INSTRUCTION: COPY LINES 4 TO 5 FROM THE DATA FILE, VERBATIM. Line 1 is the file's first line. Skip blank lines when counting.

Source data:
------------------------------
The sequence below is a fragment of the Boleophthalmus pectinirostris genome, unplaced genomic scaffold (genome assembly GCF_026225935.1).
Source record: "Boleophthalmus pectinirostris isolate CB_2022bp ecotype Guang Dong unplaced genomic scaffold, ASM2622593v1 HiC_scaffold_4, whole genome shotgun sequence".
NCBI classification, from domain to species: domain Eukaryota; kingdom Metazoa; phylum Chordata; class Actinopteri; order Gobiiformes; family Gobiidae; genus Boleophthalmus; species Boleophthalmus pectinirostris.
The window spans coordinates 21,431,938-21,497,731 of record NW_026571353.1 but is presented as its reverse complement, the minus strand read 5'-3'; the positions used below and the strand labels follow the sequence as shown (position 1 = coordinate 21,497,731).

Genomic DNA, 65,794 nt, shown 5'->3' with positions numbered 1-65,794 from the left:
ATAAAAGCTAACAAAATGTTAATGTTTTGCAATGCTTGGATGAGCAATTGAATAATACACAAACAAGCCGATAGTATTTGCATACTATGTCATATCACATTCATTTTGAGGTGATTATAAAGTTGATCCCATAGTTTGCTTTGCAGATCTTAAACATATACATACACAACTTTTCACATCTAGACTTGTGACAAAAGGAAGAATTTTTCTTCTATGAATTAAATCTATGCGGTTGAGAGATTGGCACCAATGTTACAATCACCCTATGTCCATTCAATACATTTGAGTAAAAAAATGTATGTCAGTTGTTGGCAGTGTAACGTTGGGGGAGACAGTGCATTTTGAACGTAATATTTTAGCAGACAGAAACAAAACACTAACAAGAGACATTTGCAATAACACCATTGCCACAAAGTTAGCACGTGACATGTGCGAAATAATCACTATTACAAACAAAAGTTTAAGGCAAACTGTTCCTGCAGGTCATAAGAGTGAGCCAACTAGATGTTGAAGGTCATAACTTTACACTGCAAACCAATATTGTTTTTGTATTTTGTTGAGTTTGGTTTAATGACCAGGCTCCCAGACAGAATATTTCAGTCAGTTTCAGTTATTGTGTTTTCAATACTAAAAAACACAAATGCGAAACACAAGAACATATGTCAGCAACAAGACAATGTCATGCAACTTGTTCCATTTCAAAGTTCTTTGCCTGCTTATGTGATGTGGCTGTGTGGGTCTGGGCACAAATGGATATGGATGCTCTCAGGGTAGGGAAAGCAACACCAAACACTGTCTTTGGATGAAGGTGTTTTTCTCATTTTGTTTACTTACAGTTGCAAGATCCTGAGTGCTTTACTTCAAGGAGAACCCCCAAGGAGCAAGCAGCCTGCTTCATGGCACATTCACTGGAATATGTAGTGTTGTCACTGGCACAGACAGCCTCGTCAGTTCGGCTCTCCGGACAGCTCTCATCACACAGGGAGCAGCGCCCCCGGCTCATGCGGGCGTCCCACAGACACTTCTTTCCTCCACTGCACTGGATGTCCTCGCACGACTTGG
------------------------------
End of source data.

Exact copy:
The window spans coordinates 21,431,938-21,497,731 of record NW_026571353.1 but is presented as its reverse complement, the minus strand read 5'-3'; the positions used below and the strand labels follow the sequence as shown (position 1 = coordinate 21,497,731).

Genomic DNA, 65,794 nt, shown 5'->3' with positions numbered 1-65,794 from the left: